Assuming it is all true, as we should at this point, the conduct described in the complaint may be considered to have been offensive, but it was not extreme and outrageous.  I can, no doubt, believe the plaintiff would have felt angry, embarrassed, offended and upset, but that alone is not enough to support the claim.

Thanks to Daniel Robbin for sending me a copy of the complaint!

Recent Illinois Appellate Court opinion shows Illinois law is out of touch with generally accepted principles of tort law

I just read a recent opinion of the Illinois Appellate Court which, based on an analysis developed by the Illinois Supreme Court, makes me think Illinois is due for a nice makeover when it comes to the notion of causation.  The case is called O'Neill v. General Motors and here is my quick comment.

The facts of the case are relatively simple:  The plaintiffs’ car suddenly and unexpectedly stopped on the road because an electronic control module in the car malfunctioned. Later, while trying to find a solution to their problem, the plaintiffs were injured when an intoxicated driver ran into the rear of their vehicle. The defendants (the manufacturer of the component and the seller of the car) filed motions for summary judgment arguing that their conduct was not the proximate cause of plaintiffs' injuries because the conduct of the intoxicated driver was a superseding cause.  The circuit court agreed and dismissed the claims.  The plaintiffs appealed.

On appeal, using convoluted and confusing language inherited from precedent cases, the court affirmed applying an analysis that, at least in part, does not follow generally accepted principles of tort law.

Because the defendants conceded that the defective product was a cause in fact of the injuries, the only issue before the lower court was whether to take away from the jury the question of proximate cause.  To decide that, the court should have asked whether reasonable people would disagree that the plaintiffs' injuries were a foreseeable consequence of the risk created by the conduct of the defendants.  And the answer, in my opinion, clearly should have been yes.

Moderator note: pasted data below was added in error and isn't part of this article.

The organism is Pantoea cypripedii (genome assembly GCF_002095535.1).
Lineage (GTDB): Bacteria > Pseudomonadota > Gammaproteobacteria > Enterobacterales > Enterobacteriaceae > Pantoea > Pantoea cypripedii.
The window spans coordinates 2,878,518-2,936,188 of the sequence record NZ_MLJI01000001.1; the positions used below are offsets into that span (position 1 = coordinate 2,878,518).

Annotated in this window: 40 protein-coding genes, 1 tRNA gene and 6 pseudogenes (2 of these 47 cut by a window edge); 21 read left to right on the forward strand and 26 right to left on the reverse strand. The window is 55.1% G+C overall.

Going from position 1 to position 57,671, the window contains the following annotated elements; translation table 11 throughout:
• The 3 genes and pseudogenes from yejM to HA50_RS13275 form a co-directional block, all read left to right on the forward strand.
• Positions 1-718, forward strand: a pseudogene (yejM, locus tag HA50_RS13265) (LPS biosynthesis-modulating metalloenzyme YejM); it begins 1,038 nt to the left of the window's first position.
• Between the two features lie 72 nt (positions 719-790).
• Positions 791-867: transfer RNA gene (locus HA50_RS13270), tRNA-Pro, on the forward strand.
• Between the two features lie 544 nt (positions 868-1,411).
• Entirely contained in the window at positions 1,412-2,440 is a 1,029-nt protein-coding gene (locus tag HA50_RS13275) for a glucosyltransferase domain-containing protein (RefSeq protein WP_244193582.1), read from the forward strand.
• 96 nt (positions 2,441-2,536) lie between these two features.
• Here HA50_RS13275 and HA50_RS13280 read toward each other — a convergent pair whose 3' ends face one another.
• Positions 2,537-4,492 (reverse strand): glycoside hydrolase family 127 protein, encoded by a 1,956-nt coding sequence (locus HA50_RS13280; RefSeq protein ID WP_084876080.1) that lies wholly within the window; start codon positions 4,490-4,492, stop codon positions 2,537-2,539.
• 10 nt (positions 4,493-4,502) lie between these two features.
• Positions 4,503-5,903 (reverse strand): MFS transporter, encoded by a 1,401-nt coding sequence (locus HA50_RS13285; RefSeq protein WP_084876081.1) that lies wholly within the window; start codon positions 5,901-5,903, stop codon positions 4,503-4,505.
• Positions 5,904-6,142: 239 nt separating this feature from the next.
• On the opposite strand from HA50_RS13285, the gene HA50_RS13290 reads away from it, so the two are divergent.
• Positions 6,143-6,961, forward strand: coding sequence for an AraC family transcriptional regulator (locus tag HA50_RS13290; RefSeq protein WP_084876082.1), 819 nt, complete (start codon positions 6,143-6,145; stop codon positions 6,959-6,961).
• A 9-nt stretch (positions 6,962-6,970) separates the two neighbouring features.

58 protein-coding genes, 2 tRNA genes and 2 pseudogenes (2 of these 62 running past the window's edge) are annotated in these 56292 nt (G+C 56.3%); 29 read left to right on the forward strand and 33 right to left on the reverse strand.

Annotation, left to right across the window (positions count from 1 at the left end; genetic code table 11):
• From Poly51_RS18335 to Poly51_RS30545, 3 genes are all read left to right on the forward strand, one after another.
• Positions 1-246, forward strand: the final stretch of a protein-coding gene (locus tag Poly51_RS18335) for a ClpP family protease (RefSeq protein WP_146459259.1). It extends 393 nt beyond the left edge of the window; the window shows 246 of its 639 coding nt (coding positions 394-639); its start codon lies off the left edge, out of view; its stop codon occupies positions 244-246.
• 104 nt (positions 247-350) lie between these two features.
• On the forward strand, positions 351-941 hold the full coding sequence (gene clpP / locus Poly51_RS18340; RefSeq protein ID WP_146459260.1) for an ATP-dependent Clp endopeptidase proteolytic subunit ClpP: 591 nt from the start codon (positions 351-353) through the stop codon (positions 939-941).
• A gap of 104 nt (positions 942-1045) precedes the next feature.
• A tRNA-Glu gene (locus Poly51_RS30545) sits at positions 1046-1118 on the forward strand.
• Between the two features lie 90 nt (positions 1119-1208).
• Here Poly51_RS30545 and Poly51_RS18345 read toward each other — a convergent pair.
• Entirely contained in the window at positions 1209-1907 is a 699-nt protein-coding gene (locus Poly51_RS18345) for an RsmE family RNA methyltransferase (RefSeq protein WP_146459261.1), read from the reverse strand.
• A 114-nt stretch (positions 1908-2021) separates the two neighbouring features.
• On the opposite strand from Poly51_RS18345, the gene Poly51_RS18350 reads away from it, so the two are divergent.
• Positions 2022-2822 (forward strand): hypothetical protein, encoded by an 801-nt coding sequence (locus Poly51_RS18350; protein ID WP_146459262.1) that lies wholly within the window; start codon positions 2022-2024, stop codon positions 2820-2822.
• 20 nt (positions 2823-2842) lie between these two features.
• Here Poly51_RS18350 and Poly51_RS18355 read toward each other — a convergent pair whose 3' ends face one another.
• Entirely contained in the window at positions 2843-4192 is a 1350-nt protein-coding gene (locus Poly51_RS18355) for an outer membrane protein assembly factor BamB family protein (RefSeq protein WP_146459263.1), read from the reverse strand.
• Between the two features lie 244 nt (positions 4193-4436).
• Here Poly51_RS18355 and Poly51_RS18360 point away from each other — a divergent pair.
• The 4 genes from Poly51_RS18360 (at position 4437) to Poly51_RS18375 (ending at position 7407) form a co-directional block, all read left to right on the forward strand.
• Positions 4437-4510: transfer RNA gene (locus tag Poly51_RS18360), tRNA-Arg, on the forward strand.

The conduct of the defendant created the risk that the driver and occupants of the car would get stranded in the middle of the road.  For that reason, it is reasonably foreseeable that they would be exposed to the typical risks related to being stranded on the road which include being injured by another driver.  This is why courts typically hold that when a defendant's negligence exposes another to a an automobile accident, the conduct of the person who causes the accident is not a superseding cause.

In O'Neill, however, the court held the opposite.  Its analysis seems to be based, in part, on the now abandoned Second Restatement's approach and on a unique approach to the character of intervening causes.

The defendants main argument in support of the proposition that the conduct of the intoxicated driver should be considered to be, as a matter of law, a superseding cause was that the conduct was criminal in nature.  In other words, the defendants were arguing that the conduct was unforeseeable because it was criminal

To agree with this argument requires a finding that all criminal conduct is, by definition, unforeseeable, and the problem is that clearly this is not the case.  And because it is clear that not all criminal conduct is unforeseeable, the generally accepted principle is that foreseeability is not determined by the character of the conduct.